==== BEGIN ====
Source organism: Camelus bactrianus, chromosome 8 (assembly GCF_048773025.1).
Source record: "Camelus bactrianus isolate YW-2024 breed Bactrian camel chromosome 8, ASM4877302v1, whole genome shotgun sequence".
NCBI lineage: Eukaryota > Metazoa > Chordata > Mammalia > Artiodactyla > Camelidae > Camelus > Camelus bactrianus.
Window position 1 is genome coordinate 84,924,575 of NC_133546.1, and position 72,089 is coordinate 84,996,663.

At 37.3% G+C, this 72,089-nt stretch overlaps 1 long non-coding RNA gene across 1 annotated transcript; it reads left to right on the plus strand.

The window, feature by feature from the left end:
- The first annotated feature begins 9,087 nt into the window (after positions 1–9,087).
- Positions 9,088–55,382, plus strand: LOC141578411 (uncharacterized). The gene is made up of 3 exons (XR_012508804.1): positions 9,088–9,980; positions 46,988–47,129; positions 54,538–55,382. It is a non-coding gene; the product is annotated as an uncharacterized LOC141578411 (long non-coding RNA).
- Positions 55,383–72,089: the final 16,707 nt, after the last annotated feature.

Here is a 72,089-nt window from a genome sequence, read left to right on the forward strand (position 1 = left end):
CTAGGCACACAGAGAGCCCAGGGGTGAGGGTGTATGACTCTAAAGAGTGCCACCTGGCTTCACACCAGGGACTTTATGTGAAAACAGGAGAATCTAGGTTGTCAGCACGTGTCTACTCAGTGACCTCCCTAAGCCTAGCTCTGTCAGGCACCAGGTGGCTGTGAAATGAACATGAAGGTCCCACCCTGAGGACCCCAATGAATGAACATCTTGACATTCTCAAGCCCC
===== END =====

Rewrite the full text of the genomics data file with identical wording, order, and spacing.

Source organism: Camelus bactrianus, chromosome 8 (assembly GCF_048773025.1).
Source record: "Camelus bactrianus isolate YW-2024 breed Bactrian camel chromosome 8, ASM4877302v1, whole genome shotgun sequence".
NCBI lineage: Eukaryota > Metazoa > Chordata > Mammalia > Artiodactyla > Camelidae > Camelus > Camelus bactrianus.
Window position 1 is genome coordinate 84,924,575 of NC_133546.1, and position 72,089 is coordinate 84,996,663.

At 37.3% G+C, this 72,089-nt stretch overlaps 1 long non-coding RNA gene across 1 annotated transcript; it reads left to right on the plus strand.

The window, feature by feature from the left end:
- The first annotated feature begins 9,087 nt into the window (after positions 1–9,087).
- Positions 9,088–55,382, plus strand: LOC141578411 (uncharacterized). The gene is made up of 3 exons (XR_012508804.1): positions 9,088–9,980; positions 46,988–47,129; positions 54,538–55,382. It is a non-coding gene; the product is annotated as an uncharacterized LOC141578411 (long non-coding RNA).
- Positions 55,383–72,089: the final 16,707 nt, after the last annotated feature.

Here is a 72,089-nt window from a genome sequence, read left to right on the forward strand (position 1 = left end):
CTAGGCACACAGAGAGCCCAGGGGTGAGGGTGTATGACTCTAAAGAGTGCCACCTGGCTTCACACCAGGGACTTTATGTGAAAACAGGAGAATCTAGGTTGTCAGCACGTGTCTACTCAGTGACCTCCCTAAGCCTAGCTCTGTCAGGCACCAGGTGGCTGTGAAATGAACATGAAGGTCCCACCCTGAGGACCCCAATGAATGAACATCTTGACATTCTCAAGCCCC